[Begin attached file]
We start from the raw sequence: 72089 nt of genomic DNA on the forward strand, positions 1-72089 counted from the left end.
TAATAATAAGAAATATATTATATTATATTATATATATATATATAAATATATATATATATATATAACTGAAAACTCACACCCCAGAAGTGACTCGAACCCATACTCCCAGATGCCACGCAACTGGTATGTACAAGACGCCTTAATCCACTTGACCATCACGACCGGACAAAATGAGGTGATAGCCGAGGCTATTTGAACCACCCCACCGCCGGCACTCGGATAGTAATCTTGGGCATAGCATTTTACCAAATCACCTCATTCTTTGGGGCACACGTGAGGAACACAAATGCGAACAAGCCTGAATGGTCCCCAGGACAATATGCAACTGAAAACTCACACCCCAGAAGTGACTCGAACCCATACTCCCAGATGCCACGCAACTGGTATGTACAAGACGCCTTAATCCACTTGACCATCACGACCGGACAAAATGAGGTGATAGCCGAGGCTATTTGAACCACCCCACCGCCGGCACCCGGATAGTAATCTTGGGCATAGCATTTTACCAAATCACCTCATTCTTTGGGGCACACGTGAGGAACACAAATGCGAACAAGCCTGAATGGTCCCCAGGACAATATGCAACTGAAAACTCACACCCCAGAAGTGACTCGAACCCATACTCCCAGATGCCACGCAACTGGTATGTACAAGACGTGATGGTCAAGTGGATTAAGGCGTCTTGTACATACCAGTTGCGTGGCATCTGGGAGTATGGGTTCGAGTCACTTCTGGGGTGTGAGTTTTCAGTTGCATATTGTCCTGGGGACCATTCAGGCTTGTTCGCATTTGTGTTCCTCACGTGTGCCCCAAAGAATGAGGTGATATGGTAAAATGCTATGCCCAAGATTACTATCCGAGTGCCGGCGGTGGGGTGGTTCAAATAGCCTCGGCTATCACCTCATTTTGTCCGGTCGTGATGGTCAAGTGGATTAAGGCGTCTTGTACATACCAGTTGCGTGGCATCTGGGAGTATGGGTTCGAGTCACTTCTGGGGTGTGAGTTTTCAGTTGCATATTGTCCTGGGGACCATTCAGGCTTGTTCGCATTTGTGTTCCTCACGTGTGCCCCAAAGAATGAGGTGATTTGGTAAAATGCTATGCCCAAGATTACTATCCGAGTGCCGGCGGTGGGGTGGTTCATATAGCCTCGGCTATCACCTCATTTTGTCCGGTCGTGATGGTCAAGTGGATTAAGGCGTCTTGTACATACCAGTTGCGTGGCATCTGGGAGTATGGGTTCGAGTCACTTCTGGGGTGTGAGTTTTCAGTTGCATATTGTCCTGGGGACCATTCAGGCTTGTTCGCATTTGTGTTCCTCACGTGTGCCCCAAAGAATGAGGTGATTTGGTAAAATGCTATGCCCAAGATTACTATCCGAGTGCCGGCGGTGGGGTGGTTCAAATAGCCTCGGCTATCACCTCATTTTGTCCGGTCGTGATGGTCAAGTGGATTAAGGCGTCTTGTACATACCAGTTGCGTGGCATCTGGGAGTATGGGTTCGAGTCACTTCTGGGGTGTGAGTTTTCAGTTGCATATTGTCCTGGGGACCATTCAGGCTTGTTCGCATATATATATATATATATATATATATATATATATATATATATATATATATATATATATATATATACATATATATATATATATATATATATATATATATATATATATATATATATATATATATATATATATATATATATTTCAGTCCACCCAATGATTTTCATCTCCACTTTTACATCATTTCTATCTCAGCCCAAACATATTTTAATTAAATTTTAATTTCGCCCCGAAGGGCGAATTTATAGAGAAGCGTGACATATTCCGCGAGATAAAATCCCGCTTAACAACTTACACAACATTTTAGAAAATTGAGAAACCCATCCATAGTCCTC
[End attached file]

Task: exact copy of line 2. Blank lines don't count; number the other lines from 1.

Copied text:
TAATAATAAGAAATATATTATATTATATTATATATATATATATAAATATATATATATATATATAACTGAAAACTCACACCCCAGAAGTGACTCGAACCCATACTCCCAGATGCCACGCAACTGGTATGTACAAGACGCCTTAATCCACTTGACCATCACGACCGGACAAAATGAGGTGATAGCCGAGGCTATTTGAACCACCCCACCGCCGGCACTCGGATAGTAATCTTGGGCATAGCATTTTACCAAATCACCTCATTCTTTGGGGCACACGTGAGGAACACAAATGCGAACAAGCCTGAATGGTCCCCAGGACAATATGCAACTGAAAACTCACACCCCAGAAGTGACTCGAACCCATACTCCCAGATGCCACGCAACTGGTATGTACAAGACGCCTTAATCCACTTGACCATCACGACCGGACAAAATGAGGTGATAGCCGAGGCTATTTGAACCACCCCACCGCCGGCACCCGGATAGTAATCTTGGGCATAGCATTTTACCAAATCACCTCATTCTTTGGGGCACACGTGAGGAACACAAATGCGAACAAGCCTGAATGGTCCCCAGGACAATATGCAACTGAAAACTCACACCCCAGAAGTGACTCGAACCCATACTCCCAGATGCCACGCAACTGGTATGTACAAGACGTGATGGTCAAGTGGATTAAGGCGTCTTGTACATACCAGTTGCGTGGCATCTGGGAGTATGGGTTCGAGTCACTTCTGGGGTGTGAGTTTTCAGTTGCATATTGTCCTGGGGACCATTCAGGCTTGTTCGCATTTGTGTTCCTCACGTGTGCCCCAAAGAATGAGGTGATATGGTAAAATGCTATGCCCAAGATTACTATCCGAGTGCCGGCGGTGGGGTGGTTCAAATAGCCTCGGCTATCACCTCATTTTGTCCGGTCGTGATGGTCAAGTGGATTAAGGCGTCTTGTACATACCAGTTGCGTGGCATCTGGGAGTATGGGTTCGAGTCACTTCTGGGGTGTGAGTTTTCAGTTGCATATTGTCCTGGGGACCATTCAGGCTTGTTCGCATTTGTGTTCCTCACGTGTGCCCCAAAGAATGAGGTGATTTGGTAAAATGCTATGCCCAAGATTACTATCCGAGTGCCGGCGGTGGGGTGGTTCATATAGCCTCGGCTATCACCTCATTTTGTCCGGTCGTGATGGTCAAGTGGATTAAGGCGTCTTGTACATACCAGTTGCGTGGCATCTGGGAGTATGGGTTCGAGTCACTTCTGGGGTGTGAGTTTTCAGTTGCATATTGTCCTGGGGACCATTCAGGCTTGTTCGCATTTGTGTTCCTCACGTGTGCCCCAAAGAATGAGGTGATTTGGTAAAATGCTATGCCCAAGATTACTATCCGAGTGCCGGCGGTGGGGTGGTTCAAATAGCCTCGGCTATCACCTCATTTTGTCCGGTCGTGATGGTCAAGTGGATTAAGGCGTCTTGTACATACCAGTTGCGTGGCATCTGGGAGTATGGGTTCGAGTCACTTCTGGGGTGTGAGTTTTCAGTTGCATATTGTCCTGGGGACCATTCAGGCTTGTTCGCATATATATATATATATATATATATATATATATATATATATATATATATATATATATATATATATACATATATATATATATATATATATATATATATATATATATATATATATATATATATATATATATATATATATATTTCAGTCCACCCAATGATTTTCATCTCCACTTTTACATCATTTCTATCTCAGCCCAAACATATTTTAATTAAATTTTAATTTCGCCCCGAAGGGCGAATTTATAGAGAAGCGTGACATATTCCGCGAGATAAAATCCCGCTTAACAACTTACACAACATTTTAGAAAATTGAGAAACCCATCCATAGTCCTC